exception objects. This means that other CLS languages will only see the exceptions they understand. Where the CLS exception hierarchy is not rich enough to capture the Python exception hierarchy we will derive new classes from the appropriate location in
the CLS hierarchy.
When Worlds Collide…
So now if you’re a Python developer you see the Python exception hierarchy and that’s all you see and life is wonderful. Likewise if you’re a CLI developer calling Python code see exceptions that are just like you’d expect from any other CLI code. But what
happens when the two worlds collide? This starts to happen when you have Python code that is directly calling other CLI code.
The core of this is: we respect except
. If expression is a Python exception that is the exception we will catch and give you. If expression is a CLI exception that is also the exception we will catch and give you. That’s great if you’re working with some framework and want
to catch a specific exception it throws.
A good example of this would be calling a file I/O API. Previously we’ve had bug reports where users would get a FileIOException instead of the more Python friendly IOError. Under the new model even if a CLI library throws a FileIOException or one of its subclasses
the Python programmer will automatically see the IOError. Another similar example was when we failed to trap a bad argument to the intern function. Here we would throw ArgumentNullException but now this automatically gets translated into a TypeError.
Likewise we have a similar problem with Python code raises an exception. For example if Python code wanted to raise an EOFError CLS code would previously had no idea how to process this. Under this proposal CLS code will instead receive the EndOfStreamException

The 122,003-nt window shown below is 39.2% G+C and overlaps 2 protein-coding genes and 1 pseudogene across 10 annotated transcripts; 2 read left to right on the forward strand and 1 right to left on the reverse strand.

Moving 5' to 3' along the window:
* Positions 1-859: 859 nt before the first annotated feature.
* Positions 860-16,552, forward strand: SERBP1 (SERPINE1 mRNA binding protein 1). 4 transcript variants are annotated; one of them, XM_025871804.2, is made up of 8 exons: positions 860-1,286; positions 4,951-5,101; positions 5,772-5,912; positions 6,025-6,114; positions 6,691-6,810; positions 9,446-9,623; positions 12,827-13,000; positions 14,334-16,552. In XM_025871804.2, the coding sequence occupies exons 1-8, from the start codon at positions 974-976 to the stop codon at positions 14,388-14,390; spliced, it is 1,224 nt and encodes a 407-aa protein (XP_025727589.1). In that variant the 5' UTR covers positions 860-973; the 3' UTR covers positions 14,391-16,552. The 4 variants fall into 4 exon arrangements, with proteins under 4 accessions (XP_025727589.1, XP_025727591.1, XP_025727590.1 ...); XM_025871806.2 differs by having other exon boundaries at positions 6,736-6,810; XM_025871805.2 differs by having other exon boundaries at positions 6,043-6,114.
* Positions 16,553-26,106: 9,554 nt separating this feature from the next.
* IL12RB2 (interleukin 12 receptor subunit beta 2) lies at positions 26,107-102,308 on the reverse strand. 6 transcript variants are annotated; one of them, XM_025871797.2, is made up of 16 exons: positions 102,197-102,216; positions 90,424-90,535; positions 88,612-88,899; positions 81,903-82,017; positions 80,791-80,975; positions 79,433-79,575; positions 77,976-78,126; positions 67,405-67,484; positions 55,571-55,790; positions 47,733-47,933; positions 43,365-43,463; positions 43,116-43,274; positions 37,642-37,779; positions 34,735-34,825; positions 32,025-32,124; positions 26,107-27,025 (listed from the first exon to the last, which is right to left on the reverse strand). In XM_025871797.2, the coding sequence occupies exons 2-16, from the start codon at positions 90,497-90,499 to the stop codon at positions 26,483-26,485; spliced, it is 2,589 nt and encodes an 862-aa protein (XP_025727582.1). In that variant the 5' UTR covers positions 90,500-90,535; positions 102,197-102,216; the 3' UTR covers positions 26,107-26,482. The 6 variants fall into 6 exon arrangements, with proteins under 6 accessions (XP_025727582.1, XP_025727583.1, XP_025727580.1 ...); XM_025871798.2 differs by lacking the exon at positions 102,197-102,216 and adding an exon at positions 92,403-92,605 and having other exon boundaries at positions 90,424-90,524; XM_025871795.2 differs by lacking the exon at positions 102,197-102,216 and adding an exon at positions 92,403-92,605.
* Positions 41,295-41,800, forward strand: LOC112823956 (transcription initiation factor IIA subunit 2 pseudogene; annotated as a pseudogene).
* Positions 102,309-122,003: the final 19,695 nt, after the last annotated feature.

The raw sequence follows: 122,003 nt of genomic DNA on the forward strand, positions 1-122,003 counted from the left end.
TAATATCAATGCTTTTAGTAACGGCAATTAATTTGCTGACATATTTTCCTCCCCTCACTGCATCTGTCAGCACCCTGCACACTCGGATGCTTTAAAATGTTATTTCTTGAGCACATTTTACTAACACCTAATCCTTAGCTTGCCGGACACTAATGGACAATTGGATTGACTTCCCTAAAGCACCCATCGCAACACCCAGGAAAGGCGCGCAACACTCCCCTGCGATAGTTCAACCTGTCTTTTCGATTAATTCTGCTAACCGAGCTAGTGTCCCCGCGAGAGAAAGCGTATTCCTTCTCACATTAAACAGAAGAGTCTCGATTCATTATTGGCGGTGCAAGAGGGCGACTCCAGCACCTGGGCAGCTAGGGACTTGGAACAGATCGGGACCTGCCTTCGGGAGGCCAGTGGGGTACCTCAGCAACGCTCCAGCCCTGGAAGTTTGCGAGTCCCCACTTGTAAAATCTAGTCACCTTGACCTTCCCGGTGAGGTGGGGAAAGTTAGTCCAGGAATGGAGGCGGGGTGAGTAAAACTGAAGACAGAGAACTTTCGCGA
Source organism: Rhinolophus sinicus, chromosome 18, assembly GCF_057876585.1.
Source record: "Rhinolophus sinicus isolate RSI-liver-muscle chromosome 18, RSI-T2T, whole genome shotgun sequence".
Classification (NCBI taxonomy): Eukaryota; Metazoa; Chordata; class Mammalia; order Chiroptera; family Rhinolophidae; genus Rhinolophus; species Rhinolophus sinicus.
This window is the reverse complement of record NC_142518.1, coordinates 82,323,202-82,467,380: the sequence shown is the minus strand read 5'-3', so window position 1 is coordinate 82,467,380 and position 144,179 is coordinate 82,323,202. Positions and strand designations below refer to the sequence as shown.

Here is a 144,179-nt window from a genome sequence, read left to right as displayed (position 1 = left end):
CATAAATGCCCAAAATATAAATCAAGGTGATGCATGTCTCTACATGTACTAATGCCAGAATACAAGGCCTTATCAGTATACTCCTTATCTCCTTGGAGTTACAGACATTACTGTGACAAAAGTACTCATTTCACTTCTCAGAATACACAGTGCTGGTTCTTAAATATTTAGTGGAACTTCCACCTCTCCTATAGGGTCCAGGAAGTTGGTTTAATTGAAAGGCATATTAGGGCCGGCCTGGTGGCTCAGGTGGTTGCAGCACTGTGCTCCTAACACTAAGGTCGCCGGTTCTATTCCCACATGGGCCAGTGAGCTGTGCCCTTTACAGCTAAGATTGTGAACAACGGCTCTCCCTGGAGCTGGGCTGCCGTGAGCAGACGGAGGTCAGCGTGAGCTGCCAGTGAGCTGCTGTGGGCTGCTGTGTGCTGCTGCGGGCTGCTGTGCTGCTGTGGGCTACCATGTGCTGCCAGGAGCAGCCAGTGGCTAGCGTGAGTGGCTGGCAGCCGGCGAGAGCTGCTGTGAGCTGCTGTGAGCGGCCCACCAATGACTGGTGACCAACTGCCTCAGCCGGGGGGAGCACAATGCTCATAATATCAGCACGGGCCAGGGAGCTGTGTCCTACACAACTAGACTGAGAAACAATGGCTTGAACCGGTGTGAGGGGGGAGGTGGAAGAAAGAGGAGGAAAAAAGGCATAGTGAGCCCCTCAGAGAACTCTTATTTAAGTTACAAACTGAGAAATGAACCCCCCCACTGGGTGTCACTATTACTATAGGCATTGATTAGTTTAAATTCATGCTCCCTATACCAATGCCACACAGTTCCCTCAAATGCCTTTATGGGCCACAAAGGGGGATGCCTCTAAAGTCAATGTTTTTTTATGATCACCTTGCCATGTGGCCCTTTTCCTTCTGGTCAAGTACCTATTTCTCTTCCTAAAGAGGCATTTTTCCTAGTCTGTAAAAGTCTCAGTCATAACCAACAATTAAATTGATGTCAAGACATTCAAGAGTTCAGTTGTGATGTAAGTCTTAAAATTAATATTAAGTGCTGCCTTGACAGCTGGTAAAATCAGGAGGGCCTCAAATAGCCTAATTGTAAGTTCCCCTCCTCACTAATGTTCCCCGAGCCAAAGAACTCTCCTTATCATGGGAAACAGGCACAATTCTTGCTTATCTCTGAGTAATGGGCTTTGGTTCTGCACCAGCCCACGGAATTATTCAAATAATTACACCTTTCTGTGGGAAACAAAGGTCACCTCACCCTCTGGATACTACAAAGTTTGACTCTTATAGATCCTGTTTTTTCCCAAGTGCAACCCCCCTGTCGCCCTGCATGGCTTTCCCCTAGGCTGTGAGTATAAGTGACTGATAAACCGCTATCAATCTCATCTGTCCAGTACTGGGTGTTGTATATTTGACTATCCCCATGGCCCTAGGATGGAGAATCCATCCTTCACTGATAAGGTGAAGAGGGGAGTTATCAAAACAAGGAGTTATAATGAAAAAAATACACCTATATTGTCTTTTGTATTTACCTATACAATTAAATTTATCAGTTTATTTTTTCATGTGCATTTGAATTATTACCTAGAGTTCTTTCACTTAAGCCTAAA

is is expecting.
In general, Python exceptions and CLI exceptions should remain nicely separate because there are no overlapping names so it is always clear which exception you want to work with. The one potential troublemaker is Exception. If you do “from System import *”
then exception suddenly has a new value. Therefore all of your exception Exception … statements will now behave differently – you’ll end up catching CLS exceptions instead of Python exceptions…
The one other tricky case is what should IronPython print when dumping a stack trace for an unhandled exception. In this case we have no clues to what world the user would like to see. Our current thinking is that we should display both sets of information
and allow this to be user configurable. Another thought has been allowing a user-defined function that can be overridden to customize this functionality at runtime.
We’d love to hear what you think about the proposed change.
The start of this is changing the exceptions that IronPython throws. Currently we throw our PythonException subclasses and now we’ll throw CLI classes. For example instead of throwing a ValueError exception we’ll throw an ArgumentException now. If a user calls
raise we will likewise translate this into the closest CLI type and store the Python exception in the Data field of the exception.
The next change is in how IronPython catches exceptions. When an exception is caught the translation must be done. If the exception was raised from Python code the translation is easy – we merely need to extract the Python exception from the Data property.
If the exception originated in CLI code (including the IronPython runtime) the exception will go through translation table. Ultimately we’ll create a new instance of the Python type that will be visible to the Python code.
If this exception is re-thrown then the original exception is pulled from the Python object. The original exception is also available for Python code to access if it wants to get additional information about the exception. This original exception value is also
used in the event that the exception gets re-raised; it will be the exception value that gets thrown via the CLI.
Here’s the full proposed exception hierarchy mapping with a couple of notes on ones we’re still thinking about. Some of these exceptions map nicely to their CLS equivalents and in those cases we’ll use the CLS exceptions. In other cases CLS has no equivalent
exceptions and in those cases we’ll define custom exceptions inside of IronpPython.
||S.R.InteropServices.ExternalException investigate where OSError comes from
||IP.O.SyntaxErrorException (System.Data has something close)